Discussions on collaboration between BASE and the London School of Economics are going well: Bhanumurthy


Economist NR Bhanumurthy is the first vice-chancellor of a fledgling school of economics Dr BR Ambedkar (BASE), a university which saw Prime Minister Narendra Modi inaugurate its new campus earlier this week. Bhanumurthy tells DHit is Rashmi Belur how BASE, modeled on the London School of Economics (LSE), is trying to carve out its own niche. Excerpts:

What was BASE’s need? And, how is it different from other public universities?

This university was started on the 125th birthday of Dr Ambedkar when there was a discussion about the need for a university specializing in economics in South India. Most universities are centered in Delhi or Mumbai. Bengaluru, being a pioneer in the education sector, had a vacuum when it came to economy. BASE obtained university status in 2019. We have completed four years and the first batch graduated in May 2022. Although it is state-run, BASE has a national character. We welcome students from all over India, while 60% of places are reserved for those from Karnataka. Because we also have an international character, we plan to admit foreign students this academic year.

What are the courses offered and the admission process?

Last year, admission was through the Bank Personnel Selection Institute (IBPS) on the basis of a written test. Before that, we conducted a test ourselves. Now we have decided to admit students through Common Central Universities Entrance Test (CUCET). We are the only state university to be part of CUCET. We offer a 3-year BSc in Economics. We have now launched our 5-year integrated flagship program. The basic requirement for admission is that a student has studied mathematics in II PU, as economics is more of a science. So, one cannot study it without knowledge of mathematics and computer science. We have also set up a 2-year master’s program. We are planning to introduce a Masters in Financial Economics.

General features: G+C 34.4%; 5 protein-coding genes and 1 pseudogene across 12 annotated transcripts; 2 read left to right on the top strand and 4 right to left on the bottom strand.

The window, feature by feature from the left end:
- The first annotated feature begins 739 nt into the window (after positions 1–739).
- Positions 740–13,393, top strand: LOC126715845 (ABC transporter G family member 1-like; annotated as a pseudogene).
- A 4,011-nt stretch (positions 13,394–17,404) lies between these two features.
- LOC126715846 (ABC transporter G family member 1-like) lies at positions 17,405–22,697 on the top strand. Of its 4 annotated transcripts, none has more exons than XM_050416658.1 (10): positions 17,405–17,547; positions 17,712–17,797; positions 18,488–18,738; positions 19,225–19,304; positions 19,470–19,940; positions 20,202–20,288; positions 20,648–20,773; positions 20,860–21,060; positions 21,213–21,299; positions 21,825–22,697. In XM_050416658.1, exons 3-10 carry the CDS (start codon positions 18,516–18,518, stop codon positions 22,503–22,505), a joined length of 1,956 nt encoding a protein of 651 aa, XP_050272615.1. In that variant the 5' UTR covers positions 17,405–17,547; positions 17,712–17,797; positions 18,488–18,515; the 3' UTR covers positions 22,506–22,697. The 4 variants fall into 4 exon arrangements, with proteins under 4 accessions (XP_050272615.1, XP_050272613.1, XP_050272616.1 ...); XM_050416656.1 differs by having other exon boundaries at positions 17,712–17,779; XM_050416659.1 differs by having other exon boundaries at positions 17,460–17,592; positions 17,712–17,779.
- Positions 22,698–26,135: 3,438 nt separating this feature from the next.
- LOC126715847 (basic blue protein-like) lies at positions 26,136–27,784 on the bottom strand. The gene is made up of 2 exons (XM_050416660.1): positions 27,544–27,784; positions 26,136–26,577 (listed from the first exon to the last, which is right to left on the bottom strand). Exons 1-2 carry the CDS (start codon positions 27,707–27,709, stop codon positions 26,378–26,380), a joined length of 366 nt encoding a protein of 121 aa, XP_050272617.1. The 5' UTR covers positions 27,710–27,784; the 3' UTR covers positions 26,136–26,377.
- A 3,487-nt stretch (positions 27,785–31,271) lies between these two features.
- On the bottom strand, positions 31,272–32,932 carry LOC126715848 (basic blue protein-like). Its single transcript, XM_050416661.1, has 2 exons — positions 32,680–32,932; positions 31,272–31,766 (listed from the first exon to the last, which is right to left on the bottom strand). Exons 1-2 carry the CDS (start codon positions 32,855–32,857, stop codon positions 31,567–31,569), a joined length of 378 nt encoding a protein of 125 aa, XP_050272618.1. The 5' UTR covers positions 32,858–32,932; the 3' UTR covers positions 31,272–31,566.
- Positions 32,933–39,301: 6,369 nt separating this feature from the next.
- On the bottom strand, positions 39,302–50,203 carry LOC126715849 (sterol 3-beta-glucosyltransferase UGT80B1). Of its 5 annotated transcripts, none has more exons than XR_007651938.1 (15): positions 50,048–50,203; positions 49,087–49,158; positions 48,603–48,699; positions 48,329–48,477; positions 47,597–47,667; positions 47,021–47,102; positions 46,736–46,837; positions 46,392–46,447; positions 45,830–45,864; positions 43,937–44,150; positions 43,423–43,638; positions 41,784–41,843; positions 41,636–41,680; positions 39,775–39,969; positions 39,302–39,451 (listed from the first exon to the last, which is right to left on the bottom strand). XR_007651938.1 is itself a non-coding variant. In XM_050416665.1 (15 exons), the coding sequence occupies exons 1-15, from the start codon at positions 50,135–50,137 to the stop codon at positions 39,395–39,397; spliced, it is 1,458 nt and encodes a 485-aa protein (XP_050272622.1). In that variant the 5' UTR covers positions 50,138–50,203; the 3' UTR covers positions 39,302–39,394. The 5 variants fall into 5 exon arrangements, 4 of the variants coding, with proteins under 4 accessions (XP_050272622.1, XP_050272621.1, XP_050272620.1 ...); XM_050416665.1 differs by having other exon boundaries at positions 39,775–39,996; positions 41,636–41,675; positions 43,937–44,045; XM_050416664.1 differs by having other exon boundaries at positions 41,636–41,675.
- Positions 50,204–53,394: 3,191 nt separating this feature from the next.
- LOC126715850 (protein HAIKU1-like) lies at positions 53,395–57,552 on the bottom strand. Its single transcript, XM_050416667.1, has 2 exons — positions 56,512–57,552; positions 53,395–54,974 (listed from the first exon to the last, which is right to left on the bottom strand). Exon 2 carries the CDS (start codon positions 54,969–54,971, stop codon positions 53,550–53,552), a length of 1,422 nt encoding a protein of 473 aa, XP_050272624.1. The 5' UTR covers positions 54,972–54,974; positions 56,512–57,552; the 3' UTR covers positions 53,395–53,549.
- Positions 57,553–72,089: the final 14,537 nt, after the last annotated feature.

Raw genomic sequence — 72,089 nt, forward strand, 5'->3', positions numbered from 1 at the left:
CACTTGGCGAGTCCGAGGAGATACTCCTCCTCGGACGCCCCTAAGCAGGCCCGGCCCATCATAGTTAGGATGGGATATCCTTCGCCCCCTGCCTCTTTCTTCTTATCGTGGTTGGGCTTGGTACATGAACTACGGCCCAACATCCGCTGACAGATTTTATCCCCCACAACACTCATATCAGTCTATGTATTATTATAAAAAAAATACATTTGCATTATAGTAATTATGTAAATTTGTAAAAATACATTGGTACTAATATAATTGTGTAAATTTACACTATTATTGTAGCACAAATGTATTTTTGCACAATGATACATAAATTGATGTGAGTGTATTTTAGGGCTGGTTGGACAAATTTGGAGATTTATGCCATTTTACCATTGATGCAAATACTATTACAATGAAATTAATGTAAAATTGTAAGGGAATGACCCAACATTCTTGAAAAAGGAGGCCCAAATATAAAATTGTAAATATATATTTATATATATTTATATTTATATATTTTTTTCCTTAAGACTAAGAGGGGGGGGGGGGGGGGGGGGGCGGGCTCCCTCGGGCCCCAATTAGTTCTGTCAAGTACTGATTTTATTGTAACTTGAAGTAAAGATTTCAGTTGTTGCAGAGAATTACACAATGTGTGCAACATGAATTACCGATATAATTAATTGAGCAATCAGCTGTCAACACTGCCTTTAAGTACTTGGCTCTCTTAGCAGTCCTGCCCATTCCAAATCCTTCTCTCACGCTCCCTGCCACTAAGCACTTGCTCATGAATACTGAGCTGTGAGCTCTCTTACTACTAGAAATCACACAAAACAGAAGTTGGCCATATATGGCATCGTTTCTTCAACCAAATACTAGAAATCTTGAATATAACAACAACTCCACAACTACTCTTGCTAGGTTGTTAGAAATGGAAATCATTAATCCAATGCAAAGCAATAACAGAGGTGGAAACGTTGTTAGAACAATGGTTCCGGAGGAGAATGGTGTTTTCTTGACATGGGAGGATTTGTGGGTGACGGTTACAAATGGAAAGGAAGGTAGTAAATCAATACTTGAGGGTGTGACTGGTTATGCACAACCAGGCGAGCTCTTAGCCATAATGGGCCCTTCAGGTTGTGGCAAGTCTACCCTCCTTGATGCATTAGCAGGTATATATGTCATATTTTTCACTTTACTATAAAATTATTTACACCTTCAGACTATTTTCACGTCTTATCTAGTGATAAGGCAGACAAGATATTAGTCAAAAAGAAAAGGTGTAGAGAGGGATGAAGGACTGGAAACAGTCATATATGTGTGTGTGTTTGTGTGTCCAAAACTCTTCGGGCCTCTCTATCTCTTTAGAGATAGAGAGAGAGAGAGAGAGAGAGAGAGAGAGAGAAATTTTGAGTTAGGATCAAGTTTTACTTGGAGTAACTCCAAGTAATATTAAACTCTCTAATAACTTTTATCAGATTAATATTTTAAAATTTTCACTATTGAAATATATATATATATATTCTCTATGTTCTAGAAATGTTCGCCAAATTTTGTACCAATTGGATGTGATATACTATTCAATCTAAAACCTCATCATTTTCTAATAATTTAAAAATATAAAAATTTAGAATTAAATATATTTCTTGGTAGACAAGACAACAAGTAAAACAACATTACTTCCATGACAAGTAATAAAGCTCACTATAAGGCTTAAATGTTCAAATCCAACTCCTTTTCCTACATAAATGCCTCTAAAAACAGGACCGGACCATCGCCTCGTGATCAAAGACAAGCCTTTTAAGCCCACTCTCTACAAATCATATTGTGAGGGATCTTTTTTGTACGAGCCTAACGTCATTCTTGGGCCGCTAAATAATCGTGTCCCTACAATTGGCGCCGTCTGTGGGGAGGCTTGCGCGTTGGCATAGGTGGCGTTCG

Does BASE have any expansion plans?

It is an entirely residential university. Even if a student from Bengaluru enrolls, he must stay on campus. The Prime Minister has inaugurated phase one and we are looking for phase two of the campus. Our goal is to have at least 1,000 students on campus in the coming years. Currently we have 250 students.

Where is BASE now? Was there a hand holding that LSE provided?

We had 92% of our first batch students placed. This is a great achievement and a milestone for a young university. There is a lot of demand for our students. We have had some discussions with LSE and they are progressing well. LSE has many centers and we plan to collaborate on research and co-direction. At the institute level, we plan online courses with them.

What is the socio-economic profile of the students, given that BASE is positioned at the same level as LSE, while being affordable.

Absolutely. The fee is Rs 1.25 lakh per year including accommodation. We follow government booking policy and scholarships are available. For SC/ST students, the fees will be reimbursed by the government. We have made it compulsory to know Kannada. For those who don’t know Kannada or Hindi, we have a basic course that includes both.

Give us an overview of the research work at BASE

Being a new university, we try to give our professors time to do research. Otherwise, it will be like any other college. The fundamental objective is to be seen as a research university and not as a student-producing university. Like LSE, we would also like to be recognized for research. We started taking sponsored projects. Currently, we have six research projects, including two from UNICEF and one from RBI. We are already in the development of public policies. The last two union budgets were actually based on our studies. We also contributed to the economic survey of Karnataka.


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